Mieczysław Weinberg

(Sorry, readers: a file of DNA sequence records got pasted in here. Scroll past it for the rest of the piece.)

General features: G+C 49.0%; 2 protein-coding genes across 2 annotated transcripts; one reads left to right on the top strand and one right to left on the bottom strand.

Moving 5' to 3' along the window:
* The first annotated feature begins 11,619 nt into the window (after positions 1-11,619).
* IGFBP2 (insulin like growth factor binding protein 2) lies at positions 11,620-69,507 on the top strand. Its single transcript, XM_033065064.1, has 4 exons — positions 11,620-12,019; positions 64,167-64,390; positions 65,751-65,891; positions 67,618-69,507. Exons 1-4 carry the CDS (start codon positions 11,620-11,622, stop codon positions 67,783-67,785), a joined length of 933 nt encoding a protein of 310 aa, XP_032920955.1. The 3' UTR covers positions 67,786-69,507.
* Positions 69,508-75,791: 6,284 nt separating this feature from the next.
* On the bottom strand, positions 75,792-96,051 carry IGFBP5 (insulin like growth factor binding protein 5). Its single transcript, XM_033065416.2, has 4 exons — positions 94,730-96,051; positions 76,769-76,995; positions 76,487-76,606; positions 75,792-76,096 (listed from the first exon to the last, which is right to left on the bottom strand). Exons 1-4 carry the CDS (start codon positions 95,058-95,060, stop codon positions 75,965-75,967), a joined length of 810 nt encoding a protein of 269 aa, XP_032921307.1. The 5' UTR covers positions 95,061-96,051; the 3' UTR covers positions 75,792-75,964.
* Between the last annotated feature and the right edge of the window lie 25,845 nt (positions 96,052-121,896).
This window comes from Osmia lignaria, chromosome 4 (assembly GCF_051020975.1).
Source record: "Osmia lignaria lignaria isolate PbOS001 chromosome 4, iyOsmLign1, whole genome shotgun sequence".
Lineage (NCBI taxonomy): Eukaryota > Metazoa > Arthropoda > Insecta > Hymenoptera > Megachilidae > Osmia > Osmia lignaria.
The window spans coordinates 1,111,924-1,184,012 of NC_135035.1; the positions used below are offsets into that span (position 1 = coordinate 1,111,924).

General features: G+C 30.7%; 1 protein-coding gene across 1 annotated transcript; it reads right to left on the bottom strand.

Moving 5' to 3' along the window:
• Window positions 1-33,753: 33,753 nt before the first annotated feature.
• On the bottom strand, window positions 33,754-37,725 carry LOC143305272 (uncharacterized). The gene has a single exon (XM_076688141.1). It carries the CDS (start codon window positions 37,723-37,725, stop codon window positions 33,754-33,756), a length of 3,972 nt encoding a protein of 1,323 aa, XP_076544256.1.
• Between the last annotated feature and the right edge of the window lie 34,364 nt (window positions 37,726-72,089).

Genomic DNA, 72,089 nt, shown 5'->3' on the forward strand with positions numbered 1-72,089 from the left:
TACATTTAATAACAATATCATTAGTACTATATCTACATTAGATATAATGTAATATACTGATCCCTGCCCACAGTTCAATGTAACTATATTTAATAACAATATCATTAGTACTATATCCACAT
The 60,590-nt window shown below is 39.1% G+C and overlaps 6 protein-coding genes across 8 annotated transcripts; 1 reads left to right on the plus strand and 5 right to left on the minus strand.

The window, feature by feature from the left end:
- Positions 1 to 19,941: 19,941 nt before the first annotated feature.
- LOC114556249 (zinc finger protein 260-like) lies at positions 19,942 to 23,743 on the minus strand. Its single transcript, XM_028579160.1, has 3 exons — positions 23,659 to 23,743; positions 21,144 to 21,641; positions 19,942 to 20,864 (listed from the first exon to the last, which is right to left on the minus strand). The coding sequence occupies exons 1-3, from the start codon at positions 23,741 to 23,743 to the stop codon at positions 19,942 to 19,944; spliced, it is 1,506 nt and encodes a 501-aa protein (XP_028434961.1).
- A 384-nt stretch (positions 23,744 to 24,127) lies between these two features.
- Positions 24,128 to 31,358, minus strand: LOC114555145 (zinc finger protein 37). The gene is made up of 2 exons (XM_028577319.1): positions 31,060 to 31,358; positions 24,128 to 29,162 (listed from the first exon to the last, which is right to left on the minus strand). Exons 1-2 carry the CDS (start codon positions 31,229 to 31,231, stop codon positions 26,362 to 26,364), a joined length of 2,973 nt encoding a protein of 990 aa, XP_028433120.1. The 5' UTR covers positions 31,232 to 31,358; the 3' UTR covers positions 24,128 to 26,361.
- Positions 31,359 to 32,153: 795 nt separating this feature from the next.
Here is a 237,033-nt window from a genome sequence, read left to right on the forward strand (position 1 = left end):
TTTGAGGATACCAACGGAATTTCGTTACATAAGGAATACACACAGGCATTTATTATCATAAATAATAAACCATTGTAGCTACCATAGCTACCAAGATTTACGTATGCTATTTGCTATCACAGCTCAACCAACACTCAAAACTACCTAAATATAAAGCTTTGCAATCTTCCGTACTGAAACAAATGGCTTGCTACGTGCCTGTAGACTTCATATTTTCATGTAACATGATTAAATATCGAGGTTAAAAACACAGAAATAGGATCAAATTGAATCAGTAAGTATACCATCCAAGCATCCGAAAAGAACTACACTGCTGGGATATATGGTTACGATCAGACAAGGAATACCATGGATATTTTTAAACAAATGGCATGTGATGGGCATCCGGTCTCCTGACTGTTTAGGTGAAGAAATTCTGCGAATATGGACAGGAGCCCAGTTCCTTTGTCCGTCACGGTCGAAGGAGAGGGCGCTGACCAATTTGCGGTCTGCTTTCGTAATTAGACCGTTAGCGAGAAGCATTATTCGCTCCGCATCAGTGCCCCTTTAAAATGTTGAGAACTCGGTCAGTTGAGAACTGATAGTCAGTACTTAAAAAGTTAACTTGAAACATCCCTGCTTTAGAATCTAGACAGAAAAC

Polish-Jewish composer Mieczysław Weinberg was born in 1919 in Warsaw. His father was a conductor and violinist, his mother an actress. In 1939 Weinberg fled from the Nazis to Russia – his parents and sister, who remained behind, were killed. Weinberg is the creator of a substantial oeuvre, ranging from symphony to string quartet, opera and song. His work is not particularly well known, although a Weinberg revival has been in motion for some time. In Moscow Weinberg lived near another Soviet era composer: Dmitri Shostakovich. The men knew one another well, and exchanged tips on composition. Weinberg and Shostakovich’s friendship can be heard in their music. Over his lifetime Mieczysław Weinberg’s music has been played by eminent musicians such as Mstislav Rostropovich, Kirill Kondrashin and Emil Gilels. Violinist Gidon Kremer, an advocate of Weinberg’s work, expresses the power of the composer’s oeuvre as follows: ‘Weinberg’s creative work is a response to the entire twentieth century, with all its unpredictable events, its pain and grief, its horrors and its hope for a better future. The music composed by this great artist touches the essence of the human soul and reflects its subtlest nuances like a mirror.’